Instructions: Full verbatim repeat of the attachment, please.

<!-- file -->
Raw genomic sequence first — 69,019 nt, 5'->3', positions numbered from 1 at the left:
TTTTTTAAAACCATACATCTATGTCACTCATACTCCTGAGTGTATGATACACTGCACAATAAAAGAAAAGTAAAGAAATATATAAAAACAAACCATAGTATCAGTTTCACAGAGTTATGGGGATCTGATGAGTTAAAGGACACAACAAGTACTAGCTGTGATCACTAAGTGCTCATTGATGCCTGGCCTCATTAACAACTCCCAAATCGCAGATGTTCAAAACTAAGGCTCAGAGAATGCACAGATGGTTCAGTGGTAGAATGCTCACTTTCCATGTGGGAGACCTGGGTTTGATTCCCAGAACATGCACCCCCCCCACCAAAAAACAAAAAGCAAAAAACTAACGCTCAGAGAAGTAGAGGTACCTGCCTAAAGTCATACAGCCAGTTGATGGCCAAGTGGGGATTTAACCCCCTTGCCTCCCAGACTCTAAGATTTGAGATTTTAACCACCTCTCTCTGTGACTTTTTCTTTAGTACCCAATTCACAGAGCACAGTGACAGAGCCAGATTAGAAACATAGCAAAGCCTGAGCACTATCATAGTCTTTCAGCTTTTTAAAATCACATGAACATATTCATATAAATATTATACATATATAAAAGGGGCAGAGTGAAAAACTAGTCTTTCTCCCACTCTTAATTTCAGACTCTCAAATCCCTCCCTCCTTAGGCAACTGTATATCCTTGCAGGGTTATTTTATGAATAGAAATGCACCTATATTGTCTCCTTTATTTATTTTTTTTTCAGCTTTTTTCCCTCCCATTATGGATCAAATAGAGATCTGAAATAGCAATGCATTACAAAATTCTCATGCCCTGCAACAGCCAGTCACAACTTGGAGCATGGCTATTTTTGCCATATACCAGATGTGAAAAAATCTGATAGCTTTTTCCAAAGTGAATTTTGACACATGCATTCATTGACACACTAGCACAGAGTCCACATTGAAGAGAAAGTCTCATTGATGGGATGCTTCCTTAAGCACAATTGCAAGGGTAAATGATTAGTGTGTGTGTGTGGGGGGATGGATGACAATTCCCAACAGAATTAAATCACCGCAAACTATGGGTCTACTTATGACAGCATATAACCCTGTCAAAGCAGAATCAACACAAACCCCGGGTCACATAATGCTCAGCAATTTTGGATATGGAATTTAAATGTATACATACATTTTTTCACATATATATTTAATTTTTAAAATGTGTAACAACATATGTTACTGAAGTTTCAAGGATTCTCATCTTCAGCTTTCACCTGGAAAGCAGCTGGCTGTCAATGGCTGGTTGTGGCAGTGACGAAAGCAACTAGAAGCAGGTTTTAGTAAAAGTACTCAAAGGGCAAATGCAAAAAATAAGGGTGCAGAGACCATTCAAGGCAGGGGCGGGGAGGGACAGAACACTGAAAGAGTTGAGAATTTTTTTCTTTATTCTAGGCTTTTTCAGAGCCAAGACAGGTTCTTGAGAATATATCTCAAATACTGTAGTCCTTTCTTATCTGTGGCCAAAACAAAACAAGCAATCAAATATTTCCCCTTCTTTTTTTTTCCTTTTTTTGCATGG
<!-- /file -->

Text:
Raw genomic sequence first — 69,019 nt, 5'->3', positions numbered from 1 at the left:
TTTTTTAAAACCATACATCTATGTCACTCATACTCCTGAGTGTATGATACACTGCACAATAAAAGAAAAGTAAAGAAATATATAAAAACAAACCATAGTATCAGTTTCACAGAGTTATGGGGATCTGATGAGTTAAAGGACACAACAAGTACTAGCTGTGATCACTAAGTGCTCATTGATGCCTGGCCTCATTAACAACTCCCAAATCGCAGATGTTCAAAACTAAGGCTCAGAGAATGCACAGATGGTTCAGTGGTAGAATGCTCACTTTCCATGTGGGAGACCTGGGTTTGATTCCCAGAACATGCACCCCCCCCACCAAAAAACAAAAAGCAAAAAACTAACGCTCAGAGAAGTAGAGGTACCTGCCTAAAGTCATACAGCCAGTTGATGGCCAAGTGGGGATTTAACCCCCTTGCCTCCCAGACTCTAAGATTTGAGATTTTAACCACCTCTCTCTGTGACTTTTTCTTTAGTACCCAATTCACAGAGCACAGTGACAGAGCCAGATTAGAAACATAGCAAAGCCTGAGCACTATCATAGTCTTTCAGCTTTTTAAAATCACATGAACATATTCATATAAATATTATACATATATAAAAGGGGCAGAGTGAAAAACTAGTCTTTCTCCCACTCTTAATTTCAGACTCTCAAATCCCTCCCTCCTTAGGCAACTGTATATCCTTGCAGGGTTATTTTATGAATAGAAATGCACCTATATTGTCTCCTTTATTTATTTTTTTTTCAGCTTTTTTCCCTCCCATTATGGATCAAATAGAGATCTGAAATAGCAATGCATTACAAAATTCTCATGCCCTGCAACAGCCAGTCACAACTTGGAGCATGGCTATTTTTGCCATATACCAGATGTGAAAAAATCTGATAGCTTTTTCCAAAGTGAATTTTGACACATGCATTCATTGACACACTAGCACAGAGTCCACATTGAAGAGAAAGTCTCATTGATGGGATGCTTCCTTAAGCACAATTGCAAGGGTAAATGATTAGTGTGTGTGTGTGGGGGGATGGATGACAATTCCCAACAGAATTAAATCACCGCAAACTATGGGTCTACTTATGACAGCATATAACCCTGTCAAAGCAGAATCAACACAAACCCCGGGTCACATAATGCTCAGCAATTTTGGATATGGAATTTAAATGTATACATACATTTTTTCACATATATATTTAATTTTTAAAATGTGTAACAACATATGTTACTGAAGTTTCAAGGATTCTCATCTTCAGCTTTCACCTGGAAAGCAGCTGGCTGTCAATGGCTGGTTGTGGCAGTGACGAAAGCAACTAGAAGCAGGTTTTAGTAAAAGTACTCAAAGGGCAAATGCAAAAAATAAGGGTGCAGAGACCATTCAAGGCAGGGGCGGGGAGGGACAGAACACTGAAAGAGTTGAGAATTTTTTTCTTTATTCTAGGCTTTTTCAGAGCCAAGACAGGTTCTTGAGAATATATCTCAAATACTGTAGTCCTTTCTTATCTGTGGCCAAAACAAAACAAGCAATCAAATATTTCCCCTTCTTTTTTTTTCCTTTTTTTGCATGG